The ICADV has also helped establish quality assurance standards for domestic violence programs and batterers’ intervention programs, encourages public awareness, offers a statewide toll-free crisis hotline, and works with legislators on public policy issues. Recently, they started prevention programs for middle and high school students. They continue to consider new issues, such as being sensitive to the various cultural backgrounds of victims.

The coalition helps the partner organizations. For instance, in 2002, after the police chief for Lapel shared the idea with Lee, Alternatives Inc. started a safe haven program with Ricker Oil, a gas company based in Madison County with locations in east central and northeast Indiana.

Alternatives Inc. trained Ricker Oil employees to work with domestic violence victims who might come to their stores needing to use a phone to call for help. This is critical for victims in rural communities, Lee said, because many people do not have phones, or if they do, they might not feel safe making a call from home. A gas station might be the closest place with a public phone.

After reading about the partnership between Ricker Oil and Alternatives Inc. in a trade magazine, the president of Gas America, based in Hancock County, asked Lee to help start a similar program. Lee realized she would need some help with trainings and called the ICADV for help.

Other than this program that involves private businesses, Lee said public attitudes, which could still be better in some cases, have improved in terms of seeing domestic violence as a crime that affects not just families but communities and society. More people seem to be aware the decision to leave a violent situation is never an easy one.

Lee said she’s now less likely to be asked, “Why doesn’t she just leave?” Her answer after working with victims for almost 30 years: “What would you do if you didn’t know if you could still feed your children after you left?”

Berry said when she is still asked that question from time to time, she would likely point out that in many cases where a person died because of an act of domestic violence, the victim had left – but the violence doesn’t necessarily end when the relationship does.

Looking back over the past 30 years of the organization while preparing for the Sept. 11 gala, Berry said the shelters and ICADV have come a long way in supporting victims and raising awareness in Indiana, but the event would also include the organization’s goals for the future, such as continued prevention efforts.

She also thanked Baker & Daniels, whose attorneys have given their pro bono hours on appellate work and received an award at the gala. Deborah Hepler, who died in October 2009 and had founded the Protective Order Pro Bono Project of Greater Indianapolis in 2000, which merged with the ICADV in 2007, was also recognized with an award named for her that will be given annually to individuals or law firms for pro bono work.•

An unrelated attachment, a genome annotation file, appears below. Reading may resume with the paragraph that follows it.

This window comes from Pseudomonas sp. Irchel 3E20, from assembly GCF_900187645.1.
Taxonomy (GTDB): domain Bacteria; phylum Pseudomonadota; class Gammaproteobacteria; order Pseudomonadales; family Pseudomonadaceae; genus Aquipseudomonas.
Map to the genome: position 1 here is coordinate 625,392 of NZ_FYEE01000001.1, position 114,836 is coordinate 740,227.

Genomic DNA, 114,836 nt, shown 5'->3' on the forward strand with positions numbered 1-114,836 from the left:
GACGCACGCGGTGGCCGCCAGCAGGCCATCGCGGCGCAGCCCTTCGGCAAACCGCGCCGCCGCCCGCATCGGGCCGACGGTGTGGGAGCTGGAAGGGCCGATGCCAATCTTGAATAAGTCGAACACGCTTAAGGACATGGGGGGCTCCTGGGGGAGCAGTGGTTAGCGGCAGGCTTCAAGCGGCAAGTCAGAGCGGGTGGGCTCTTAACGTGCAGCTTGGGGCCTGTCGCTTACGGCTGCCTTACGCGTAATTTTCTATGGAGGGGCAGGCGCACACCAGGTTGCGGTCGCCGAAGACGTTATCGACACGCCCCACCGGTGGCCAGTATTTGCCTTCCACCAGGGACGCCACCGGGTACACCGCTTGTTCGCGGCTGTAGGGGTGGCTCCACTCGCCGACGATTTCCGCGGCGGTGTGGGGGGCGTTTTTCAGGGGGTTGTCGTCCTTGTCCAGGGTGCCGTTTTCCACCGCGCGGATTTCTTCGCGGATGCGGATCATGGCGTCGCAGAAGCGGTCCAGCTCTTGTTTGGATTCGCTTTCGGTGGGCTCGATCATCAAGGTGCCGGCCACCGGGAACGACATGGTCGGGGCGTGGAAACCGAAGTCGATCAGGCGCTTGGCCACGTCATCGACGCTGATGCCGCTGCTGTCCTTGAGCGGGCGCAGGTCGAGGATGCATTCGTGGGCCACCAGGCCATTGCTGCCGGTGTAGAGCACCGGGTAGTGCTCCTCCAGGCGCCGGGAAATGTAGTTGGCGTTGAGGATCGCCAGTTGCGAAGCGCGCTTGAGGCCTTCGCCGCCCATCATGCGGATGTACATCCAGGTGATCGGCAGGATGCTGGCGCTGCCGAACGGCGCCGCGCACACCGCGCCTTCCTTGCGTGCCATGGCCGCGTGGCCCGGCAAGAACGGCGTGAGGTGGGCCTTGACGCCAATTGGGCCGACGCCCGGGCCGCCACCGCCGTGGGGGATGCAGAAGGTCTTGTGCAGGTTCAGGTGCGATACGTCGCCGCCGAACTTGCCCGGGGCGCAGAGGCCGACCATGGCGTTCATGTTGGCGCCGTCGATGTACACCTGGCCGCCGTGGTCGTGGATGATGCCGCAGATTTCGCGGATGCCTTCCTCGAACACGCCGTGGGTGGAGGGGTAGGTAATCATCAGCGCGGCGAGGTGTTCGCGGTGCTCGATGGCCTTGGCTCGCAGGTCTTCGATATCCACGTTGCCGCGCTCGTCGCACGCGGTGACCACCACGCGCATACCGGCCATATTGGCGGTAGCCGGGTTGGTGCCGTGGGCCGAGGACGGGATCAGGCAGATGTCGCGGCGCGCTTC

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  1. by the time anybody gets to such files they will probably have been totally vacuumed anyways. they're pros at this at universities. anything to protect their incomes. Still, a laudable attempt. Let's go for throat though: how about the idea of unionizing football college football players so they can get a fair shake for their work? then if one of the players is a pain in the neck cut them loose instead of protecting them. if that kills the big programs, great, what do they have to do with learning anyways? nada. just another way for universities to rake in the billions even as they skate from paying taxes with their bogus "nonprofit" status.

  2. Um the affidavit from the lawyer is admissible, competent evidence of reasonableness itself. And anybody who had done law work in small claims court would not have blinked at that modest fee. Where do judges come up with this stuff? Somebody is showing a lack of experience and it wasn't the lawyers

  3. My children were taken away a year ago due to drugs, and u struggled to get things on track, and now that I have been passing drug screens for almost 6 months now and not missing visits they have already filed to take my rights away. I need help.....I can't loose my babies. Plz feel free to call if u can help. Sarah at 765-865-7589

  4. Females now rule over every appellate court in Indiana, and from the federal southern district, as well as at the head of many judicial agencies. Give me a break, ladies! Can we men organize guy-only clubs to tell our sob stories about being too sexy for our shirts and not being picked for appellate court openings? Nope, that would be sexist! Ah modernity, such a ball of confusion. https://www.youtube.com/watch?v=QmRsWdK0PRI

  5. LOL thanks Jennifer, thanks to me for reading, but not reading closely enough! I thought about it after posting and realized such is just what was reported. My bad. NOW ... how about reporting who the attorneys were raking in the Purdue alum dollars?